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The Regulated Health Professions Act allows medical professionals to establish a corporation for the purpose of practicing medicine. Creating a Medicine Professional Corporation (MPC) may be financially beneficial for physicians since the tax rate of the corporation is much lower compared to the personal tax rate of the individual physician. There are many other benefits of establishing a professional corporation including the issuance of dividends or salary[1] to family member shareholders, deferring tax by virtue of retaining earnings in the corporation, capital gains exemption on the sale of shares of a qualifying corporation, as well as other tax and retirement planning strategies. The amount of income paid to family members in the form of dividends or salary must represent a reasonable return on their contribution to the business. Otherwise, the income paid to these family members would be subject to the tax on split income (TOSI) rules and would be taxed at the highest marginal tax rate.

Incorporating an MPC is a complex process that requires compliance with legislation as well as the regulations set by the College of Physicians and Surgeons of Ontario (CPSO). It is recommended that the advice of a lawyer and accountant is sought when establishing your MPC.

Most bodies governing professions do not allow anyone other than members of the institute or college to hold shares of the professional corporation. However, the rules surrounding shareholders of an MPC are different. Although voting shares of the MPC must be held by a physician who is a member of the CPSO, certain family members of the physician (the spouse, children and parents of the member physician) are permitted to own non-voting shares of the MPC. The definition of “spouse” also extends to include a common-law spouse of the physician. If the physician has minor children, the shares allotted to the minor children must be held in trust for each minor child, usually by the physician or the physician’s spouse, until such child is 18 years old. Once the child turns 18, the shares are transferred to the child directly.

The type and number of shares issued to the physician and each family member shareholder is typically determined by the physician’s accountant and lawyer. Three of the most common types of shares that are issued are Common Shares, Special Shares and Preference Shares.

Common Shares

Common Shares are the growth shares of the corporation, meaning that the value of these shares grows as the value of the corporation grows. Common Shares may be voting or non-voting shares of the MPC and they participate in the value of the corporation. Voting Common Shares are only issued to the physician shareholder of the MPC and they must be held directly by the physician, not through a holding company. Non-voting Common Shares may be issued to family members. The attributes of Common Shares, including whether voting or non-voting, and the number of votes per share, are determined by the physician’s accountant and lawyer, having regard to the circumstances of the physician and his or her family members.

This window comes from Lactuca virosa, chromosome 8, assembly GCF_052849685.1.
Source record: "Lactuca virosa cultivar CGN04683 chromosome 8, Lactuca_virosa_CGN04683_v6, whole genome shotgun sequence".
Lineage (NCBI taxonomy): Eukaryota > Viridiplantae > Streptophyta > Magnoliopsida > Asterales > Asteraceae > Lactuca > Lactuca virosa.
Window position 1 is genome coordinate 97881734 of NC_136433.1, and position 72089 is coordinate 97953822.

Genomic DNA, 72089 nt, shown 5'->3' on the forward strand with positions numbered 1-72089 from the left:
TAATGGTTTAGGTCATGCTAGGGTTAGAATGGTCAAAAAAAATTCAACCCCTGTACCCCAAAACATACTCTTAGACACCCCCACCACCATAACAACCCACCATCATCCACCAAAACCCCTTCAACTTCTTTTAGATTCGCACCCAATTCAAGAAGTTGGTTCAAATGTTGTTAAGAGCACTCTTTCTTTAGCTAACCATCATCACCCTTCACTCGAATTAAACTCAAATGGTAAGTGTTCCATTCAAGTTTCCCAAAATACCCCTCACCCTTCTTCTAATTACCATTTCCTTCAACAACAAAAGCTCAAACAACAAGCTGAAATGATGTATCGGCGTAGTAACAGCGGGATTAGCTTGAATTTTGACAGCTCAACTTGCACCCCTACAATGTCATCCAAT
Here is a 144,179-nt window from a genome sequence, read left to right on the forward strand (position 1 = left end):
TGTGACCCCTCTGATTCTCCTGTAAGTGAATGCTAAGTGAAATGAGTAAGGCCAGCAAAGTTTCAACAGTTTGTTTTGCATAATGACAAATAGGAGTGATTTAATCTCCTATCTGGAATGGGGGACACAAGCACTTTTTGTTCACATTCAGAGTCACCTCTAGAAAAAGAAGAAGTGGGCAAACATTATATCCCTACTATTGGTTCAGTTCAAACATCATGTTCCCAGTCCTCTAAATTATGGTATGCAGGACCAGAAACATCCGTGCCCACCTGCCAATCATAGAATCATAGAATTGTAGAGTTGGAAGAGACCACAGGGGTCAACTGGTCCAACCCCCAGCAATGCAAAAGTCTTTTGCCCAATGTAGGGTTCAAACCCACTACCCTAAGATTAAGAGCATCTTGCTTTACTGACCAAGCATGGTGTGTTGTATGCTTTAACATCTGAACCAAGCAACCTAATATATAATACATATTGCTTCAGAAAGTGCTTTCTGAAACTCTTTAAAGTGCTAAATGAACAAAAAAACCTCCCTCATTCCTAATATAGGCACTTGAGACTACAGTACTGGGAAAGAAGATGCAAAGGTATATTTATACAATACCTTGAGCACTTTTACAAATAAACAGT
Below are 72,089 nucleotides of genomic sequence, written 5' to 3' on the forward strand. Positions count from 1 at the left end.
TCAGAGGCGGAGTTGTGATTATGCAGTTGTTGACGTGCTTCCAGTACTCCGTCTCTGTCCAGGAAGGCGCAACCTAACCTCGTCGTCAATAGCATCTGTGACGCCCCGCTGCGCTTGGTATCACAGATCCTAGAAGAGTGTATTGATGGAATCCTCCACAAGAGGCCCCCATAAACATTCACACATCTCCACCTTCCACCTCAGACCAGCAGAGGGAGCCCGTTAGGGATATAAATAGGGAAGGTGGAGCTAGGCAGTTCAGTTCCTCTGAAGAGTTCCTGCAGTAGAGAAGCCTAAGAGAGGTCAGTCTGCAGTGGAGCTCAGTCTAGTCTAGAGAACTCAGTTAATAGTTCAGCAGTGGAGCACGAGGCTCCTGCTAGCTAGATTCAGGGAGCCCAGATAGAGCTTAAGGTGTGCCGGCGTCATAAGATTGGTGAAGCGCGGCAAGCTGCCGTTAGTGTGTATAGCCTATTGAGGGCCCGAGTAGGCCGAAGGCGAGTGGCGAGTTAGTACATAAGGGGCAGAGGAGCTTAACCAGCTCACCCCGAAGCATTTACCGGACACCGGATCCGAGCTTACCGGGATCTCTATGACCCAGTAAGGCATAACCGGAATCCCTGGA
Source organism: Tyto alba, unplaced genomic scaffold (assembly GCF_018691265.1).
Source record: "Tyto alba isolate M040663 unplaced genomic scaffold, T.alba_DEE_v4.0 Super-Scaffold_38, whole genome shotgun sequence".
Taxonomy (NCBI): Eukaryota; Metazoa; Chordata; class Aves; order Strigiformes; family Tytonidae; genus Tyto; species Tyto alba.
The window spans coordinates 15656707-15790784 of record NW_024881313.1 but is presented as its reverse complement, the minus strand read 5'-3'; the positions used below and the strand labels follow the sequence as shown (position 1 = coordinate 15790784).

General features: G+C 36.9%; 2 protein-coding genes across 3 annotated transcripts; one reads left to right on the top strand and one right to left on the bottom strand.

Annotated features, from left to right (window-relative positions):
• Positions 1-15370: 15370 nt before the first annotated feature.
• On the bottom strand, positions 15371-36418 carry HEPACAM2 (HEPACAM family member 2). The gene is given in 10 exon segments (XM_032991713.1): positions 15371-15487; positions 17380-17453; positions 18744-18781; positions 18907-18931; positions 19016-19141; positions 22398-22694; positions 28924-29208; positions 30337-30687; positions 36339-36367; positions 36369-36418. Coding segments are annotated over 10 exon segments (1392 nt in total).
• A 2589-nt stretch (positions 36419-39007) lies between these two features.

Special Shares

Special Shares are typically non-voting shares and are usually issued to family member shareholders. They are usually fixed in value when they are issued, and the director of the MPC is permitted to declare and pay variable amounts of dividends to the family members holding Special Shares, provided that each family member holds a different class of Special Shares. This allows the directors of the MPC to exercise discretion when it comes to the payment of dividends. Different amounts of dividends may be paid to each family member depending on the particular class of Special Shares that they hold. Special Shares may be redeemed by the MPC at any time.

Preference Shares

Preference Shares are typically issued to the physician shareholder in the case where the physician has an existing practice which is being transferred to the MPC. Transferring the existing practice to the MPC can be done on a tax-free basis by virtue of the physician and the MPC entering into a section 85(1) rollover agreement under the Income Tax Act. In consideration of the physician transferring the practice to the MPC, the corporation will typically issue Preference Shares to the physician, which would have a value that is fixed to correspond to the fair market value of the practice at the time of the transfer.

Determining the share capital, share issuance and attributes of each class of shares of a professional corporation can be quite complex and requires the coordination of the physician’s legal counsel and accountant in order to ensure that the proper structure is established. If you have any questions, please feel free to contact our Professionals Practice Group for advice and direction.

[1] Income splitting through the payment of dividends or salary is impacted by the tax on split income (TOSI) rules, implemented by the federal government in 2018. https://www.siskinds.com/tosi-rules/

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